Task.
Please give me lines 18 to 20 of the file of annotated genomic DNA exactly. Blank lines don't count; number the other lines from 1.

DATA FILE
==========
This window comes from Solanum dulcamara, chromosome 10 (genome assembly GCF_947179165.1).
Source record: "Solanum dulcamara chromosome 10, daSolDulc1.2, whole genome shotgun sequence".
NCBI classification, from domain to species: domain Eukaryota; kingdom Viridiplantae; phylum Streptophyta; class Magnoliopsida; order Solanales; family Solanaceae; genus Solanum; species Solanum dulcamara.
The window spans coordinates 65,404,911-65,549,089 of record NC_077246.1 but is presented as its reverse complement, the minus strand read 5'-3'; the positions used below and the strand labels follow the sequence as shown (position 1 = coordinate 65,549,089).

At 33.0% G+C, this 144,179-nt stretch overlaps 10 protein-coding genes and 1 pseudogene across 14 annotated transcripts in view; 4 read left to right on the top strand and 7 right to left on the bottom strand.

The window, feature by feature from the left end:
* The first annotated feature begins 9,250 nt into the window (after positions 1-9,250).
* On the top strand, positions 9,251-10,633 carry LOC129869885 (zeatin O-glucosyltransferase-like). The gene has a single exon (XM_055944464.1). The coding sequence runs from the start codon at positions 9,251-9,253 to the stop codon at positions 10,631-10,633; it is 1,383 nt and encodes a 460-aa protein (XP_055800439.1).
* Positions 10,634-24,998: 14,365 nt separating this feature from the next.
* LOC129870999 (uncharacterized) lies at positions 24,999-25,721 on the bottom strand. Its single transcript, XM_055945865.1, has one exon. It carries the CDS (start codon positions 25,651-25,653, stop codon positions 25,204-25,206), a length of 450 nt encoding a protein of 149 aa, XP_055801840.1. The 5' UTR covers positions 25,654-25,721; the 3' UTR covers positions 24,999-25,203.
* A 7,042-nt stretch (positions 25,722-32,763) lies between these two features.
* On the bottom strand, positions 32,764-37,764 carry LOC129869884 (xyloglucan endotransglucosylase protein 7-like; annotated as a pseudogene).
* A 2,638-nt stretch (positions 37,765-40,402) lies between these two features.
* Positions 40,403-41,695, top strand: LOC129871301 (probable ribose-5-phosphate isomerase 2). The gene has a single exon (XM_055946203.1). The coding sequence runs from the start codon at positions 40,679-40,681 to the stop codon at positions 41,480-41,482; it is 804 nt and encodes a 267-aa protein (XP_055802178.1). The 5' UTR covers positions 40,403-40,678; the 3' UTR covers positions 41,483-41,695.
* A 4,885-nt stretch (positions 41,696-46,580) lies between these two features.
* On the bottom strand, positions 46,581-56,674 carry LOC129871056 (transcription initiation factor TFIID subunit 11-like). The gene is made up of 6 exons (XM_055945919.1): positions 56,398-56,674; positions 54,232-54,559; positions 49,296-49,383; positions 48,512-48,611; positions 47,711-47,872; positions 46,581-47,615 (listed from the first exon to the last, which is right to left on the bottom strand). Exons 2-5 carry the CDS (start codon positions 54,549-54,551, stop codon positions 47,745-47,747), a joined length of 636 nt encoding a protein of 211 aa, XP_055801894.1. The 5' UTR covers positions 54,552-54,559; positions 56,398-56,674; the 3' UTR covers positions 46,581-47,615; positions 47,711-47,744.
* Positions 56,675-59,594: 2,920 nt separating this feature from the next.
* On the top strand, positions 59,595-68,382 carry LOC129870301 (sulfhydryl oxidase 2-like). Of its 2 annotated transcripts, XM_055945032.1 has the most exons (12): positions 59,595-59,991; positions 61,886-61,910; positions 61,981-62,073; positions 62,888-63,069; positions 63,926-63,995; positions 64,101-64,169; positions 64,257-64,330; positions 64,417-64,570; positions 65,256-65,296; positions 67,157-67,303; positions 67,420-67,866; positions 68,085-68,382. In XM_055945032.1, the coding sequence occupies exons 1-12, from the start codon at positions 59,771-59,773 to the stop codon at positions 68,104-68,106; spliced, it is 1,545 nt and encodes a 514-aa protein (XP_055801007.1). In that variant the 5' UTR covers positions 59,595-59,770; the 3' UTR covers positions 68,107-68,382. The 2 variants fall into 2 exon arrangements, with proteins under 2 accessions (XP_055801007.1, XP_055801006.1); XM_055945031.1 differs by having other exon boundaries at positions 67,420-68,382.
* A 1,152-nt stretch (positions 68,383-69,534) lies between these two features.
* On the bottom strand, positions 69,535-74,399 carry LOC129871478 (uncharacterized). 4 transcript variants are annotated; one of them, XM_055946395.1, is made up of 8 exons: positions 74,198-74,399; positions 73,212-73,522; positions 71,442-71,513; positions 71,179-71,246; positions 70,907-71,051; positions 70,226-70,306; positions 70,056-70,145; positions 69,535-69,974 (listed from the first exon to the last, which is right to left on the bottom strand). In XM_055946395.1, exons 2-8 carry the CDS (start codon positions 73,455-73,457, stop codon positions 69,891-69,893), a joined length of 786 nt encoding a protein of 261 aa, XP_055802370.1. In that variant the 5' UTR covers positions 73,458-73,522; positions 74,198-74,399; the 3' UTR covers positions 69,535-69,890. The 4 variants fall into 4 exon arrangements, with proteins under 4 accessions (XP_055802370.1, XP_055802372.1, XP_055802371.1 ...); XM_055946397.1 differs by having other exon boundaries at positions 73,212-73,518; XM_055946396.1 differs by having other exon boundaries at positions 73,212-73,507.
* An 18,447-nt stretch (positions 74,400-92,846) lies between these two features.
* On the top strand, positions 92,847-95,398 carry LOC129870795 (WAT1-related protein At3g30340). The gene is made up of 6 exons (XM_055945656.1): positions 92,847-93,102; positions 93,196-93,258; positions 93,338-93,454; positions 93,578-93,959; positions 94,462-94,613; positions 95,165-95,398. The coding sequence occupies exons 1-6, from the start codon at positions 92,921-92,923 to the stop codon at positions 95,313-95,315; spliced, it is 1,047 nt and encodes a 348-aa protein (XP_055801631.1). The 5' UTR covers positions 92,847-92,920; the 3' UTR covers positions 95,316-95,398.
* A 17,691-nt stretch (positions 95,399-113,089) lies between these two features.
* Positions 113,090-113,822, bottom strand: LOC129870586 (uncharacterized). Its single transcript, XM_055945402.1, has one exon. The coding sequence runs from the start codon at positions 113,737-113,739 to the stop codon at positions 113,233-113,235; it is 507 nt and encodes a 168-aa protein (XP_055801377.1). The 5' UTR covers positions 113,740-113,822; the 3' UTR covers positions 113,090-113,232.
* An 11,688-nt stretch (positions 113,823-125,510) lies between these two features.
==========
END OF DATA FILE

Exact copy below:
* On the top strand, positions 59,595-68,382 carry LOC129870301 (sulfhydryl oxidase 2-like). Of its 2 annotated transcripts, XM_055945032.1 has the most exons (12): positions 59,595-59,991; positions 61,886-61,910; positions 61,981-62,073; positions 62,888-63,069; positions 63,926-63,995; positions 64,101-64,169; positions 64,257-64,330; positions 64,417-64,570; positions 65,256-65,296; positions 67,157-67,303; positions 67,420-67,866; positions 68,085-68,382. In XM_055945032.1, the coding sequence occupies exons 1-12, from the start codon at positions 59,771-59,773 to the stop codon at positions 68,104-68,106; spliced, it is 1,545 nt and encodes a 514-aa protein (XP_055801007.1). In that variant the 5' UTR covers positions 59,595-59,770; the 3' UTR covers positions 68,107-68,382. The 2 variants fall into 2 exon arrangements, with proteins under 2 accessions (XP_055801007.1, XP_055801006.1); XM_055945031.1 differs by having other exon boundaries at positions 67,420-68,382.
* A 1,152-nt stretch (positions 68,383-69,534) lies between these two features.
* On the bottom strand, positions 69,535-74,399 carry LOC129871478 (uncharacterized). 4 transcript variants are annotated; one of them, XM_055946395.1, is made up of 8 exons: positions 74,198-74,399; positions 73,212-73,522; positions 71,442-71,513; positions 71,179-71,246; positions 70,907-71,051; positions 70,226-70,306; positions 70,056-70,145; positions 69,535-69,974 (listed from the first exon to the last, which is right to left on the bottom strand). In XM_055946395.1, exons 2-8 carry the CDS (start codon positions 73,455-73,457, stop codon positions 69,891-69,893), a joined length of 786 nt encoding a protein of 261 aa, XP_055802370.1. In that variant the 5' UTR covers positions 73,458-73,522; positions 74,198-74,399; the 3' UTR covers positions 69,535-69,890. The 4 variants fall into 4 exon arrangements, with proteins under 4 accessions (XP_055802370.1, XP_055802372.1, XP_055802371.1 ...); XM_055946397.1 differs by having other exon boundaries at positions 73,212-73,518; XM_055946396.1 differs by having other exon boundaries at positions 73,212-73,507.